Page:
NEWSLETTER

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April 11, 2019

UCPD Removes Protesters From Law School; Booth to Relocate London Campus | Newsletter for April 11

The protestors standing outside the talk

The protestors standing outside the talk

Charlie Kolodziej / The Chicago Maroon

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Good morning. It’s second week.

The Law School hosted two events about free speech on Tuesday:

  • New York Law School professor Nadine Strossen, the former president of the ACLU, spoke with law professor Geoffrey Stone—recently at the center of his own free speech controversy—and argued against censoring hate speech.
  • Next door, pro-Palestinian protesters interrupted a talk by visiting professor Eugene Kontorovich, who was speaking about anti–Boycott, Divestment, and Sanctions laws and their application under the First Amendment.
  • The protesters were eventually escorted out by University police officers. In an e-mail to law students, Law School Dean of Students Charles Todd justified the students’ removal from the room: “This chanting did violate the University’s policies,” he wrote. “It is the right of any speaker invited to our campus to be heard and for all who choose to be present to hear the speaker.”

#CareNotCops Rally: Around 40 activists from the University and greater South Side gathered in front of Levi Hall on Wednesday to demand that the University release its budget and allocate less money to the University of Chicago Police Department (UCPD).


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The popular Core class Global Warming: Understanding the Forecast has adopted a “flipped” class format this quarter, meaning that students will receive primary instruction through online videos. Rather than traditional lecture-style classes with a faculty member, the format relies on graduate students for in-person teaching.

  • “Flipped classes are the way of the future,” Global Warming professor Dorian Abbot told The Maroon.
  • Geophysical Sciences Ph.D. candidate Grant MacDonald, one of the graduate students teaching the course, raised concerns about the role of graduate student work at the University. “The fact that the University admin argues that the teaching we do is not ‘work’…is absurd and galling,” he told The Maroon.

Booth School of Business will relocate its London campus to a larger facility by spring quarter of next year.

  • The move follows the University’s recent expansions in Hong Kong and Paris.

Can’t Believe It’s Not Meat, a vegan café, opened Sunday on 53rd Street.

  • The vegan spot is the latest establishment from local restauranteur Rico Nance, whose Southern food restaurant, the Soul Shack, opened just last month.
  • The menu includes vegan renditions of American classics, including pasta, burgers, nachos, and hot dogs.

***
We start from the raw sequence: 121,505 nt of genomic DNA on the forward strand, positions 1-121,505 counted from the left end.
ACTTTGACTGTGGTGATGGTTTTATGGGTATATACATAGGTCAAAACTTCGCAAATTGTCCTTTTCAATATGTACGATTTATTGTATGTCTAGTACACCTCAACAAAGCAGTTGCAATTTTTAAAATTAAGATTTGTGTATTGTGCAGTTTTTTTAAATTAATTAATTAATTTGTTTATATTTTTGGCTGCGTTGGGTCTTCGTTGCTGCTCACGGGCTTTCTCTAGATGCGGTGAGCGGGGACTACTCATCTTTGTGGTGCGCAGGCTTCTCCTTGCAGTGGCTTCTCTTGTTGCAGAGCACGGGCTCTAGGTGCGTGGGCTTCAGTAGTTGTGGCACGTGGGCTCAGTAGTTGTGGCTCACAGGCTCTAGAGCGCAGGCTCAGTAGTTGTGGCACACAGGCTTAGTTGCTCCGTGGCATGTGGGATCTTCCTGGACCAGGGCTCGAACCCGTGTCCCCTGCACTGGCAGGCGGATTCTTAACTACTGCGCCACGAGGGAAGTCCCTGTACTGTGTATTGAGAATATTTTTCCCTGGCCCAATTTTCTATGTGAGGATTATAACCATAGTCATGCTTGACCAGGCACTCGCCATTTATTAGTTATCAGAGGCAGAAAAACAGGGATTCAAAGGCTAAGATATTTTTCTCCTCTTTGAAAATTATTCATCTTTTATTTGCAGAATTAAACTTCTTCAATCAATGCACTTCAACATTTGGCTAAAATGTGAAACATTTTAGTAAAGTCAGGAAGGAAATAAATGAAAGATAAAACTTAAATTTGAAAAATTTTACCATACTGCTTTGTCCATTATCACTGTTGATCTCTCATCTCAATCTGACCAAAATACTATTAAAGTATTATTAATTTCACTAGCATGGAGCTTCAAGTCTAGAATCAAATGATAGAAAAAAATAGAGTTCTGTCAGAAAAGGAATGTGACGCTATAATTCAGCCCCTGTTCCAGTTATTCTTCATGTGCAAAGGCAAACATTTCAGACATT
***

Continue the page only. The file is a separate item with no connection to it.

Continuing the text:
A new Health and Society minor will be offered beginning next fall.

  • The minor committee, led by faculty in the Department of Comparative Human Development, aims to explore the factors shaping individuals’ and populations’ health.

The Willy Wonka of comic shops? A law school alum is giving away his comic book store to one lucky winner of an essay contest.

  • Carmelo Chimera (J.D. ’13) opened the first branch of Chimera’s Comics in 2011, while he was a first-year student at the Law School.
  • Now, he’s giving away the Oak Lawn branch the store to the winner of an essay contest. Contestants submitted 500-word essays describing what makes a great comic book store.

Kevin McAleenan (J.D. ’98) will serve as acting secretary of the Department of Homeland Security, following Kirstjen Nielsen’s resignation.

  • The Trump appointee previously headed U.S. Customs and Border Protection.

Sports

Editor Brinda Rao writes in:

Track and Field starts spring quarter off with the Wheaton Invitational. The good weather heralded a slew of individual wins for both the men and women’s teams.

Softball took on Kalamazoo for a doubleheader, winning the first game and losing the second.

Lacrosse kicked off their conference season by dominating North Central and St. Mary’s College in back-to-back games.

Men’s Tennis took on Illinois Tech with an impressive 9–0 victory, adding to their stellar 12–1 season record. 


Arts

Editor Zoe Bean writes in:

Fulfilling the final promise of the Reparations Ordinance, artists display designs for a public memorial at the Arts Incubator.

While Andrew Bird’s repertoire borrows from a number of genres, the compelling combination of bleakness and yearning hope that permeates My Finest Work Yet is entirely his own creation.


Viewpoints

Editor Zahra Nasser writes in:

Columnist Alex Bisnath advises prospective UChicago students to embrace failure, change, and the unknown.

In a Letter to the Editor, UChicago United and Students Working Against Prisons promote the #CareNotCops movement and demand increased UCPD transparency.


Grey City

Editor Caroline Kubzansky writes in:

What’s it like to take a leave of absence? Grey City found that there were no two identical experiences after talking to a range of students and alumni.


Podcast

Editor Austin Christhilf writes in:

This week in the news: Law school admissions leak, mayoral and aldermanic runoff elections, Class of 2023 admit rate leaked, and much more.


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Correction on April 16, 2019, 8:25 a.m. CDT:

The article has been corrected to reflect that Nadine Strossen is a professor at New York Law School, not NYU Law School.

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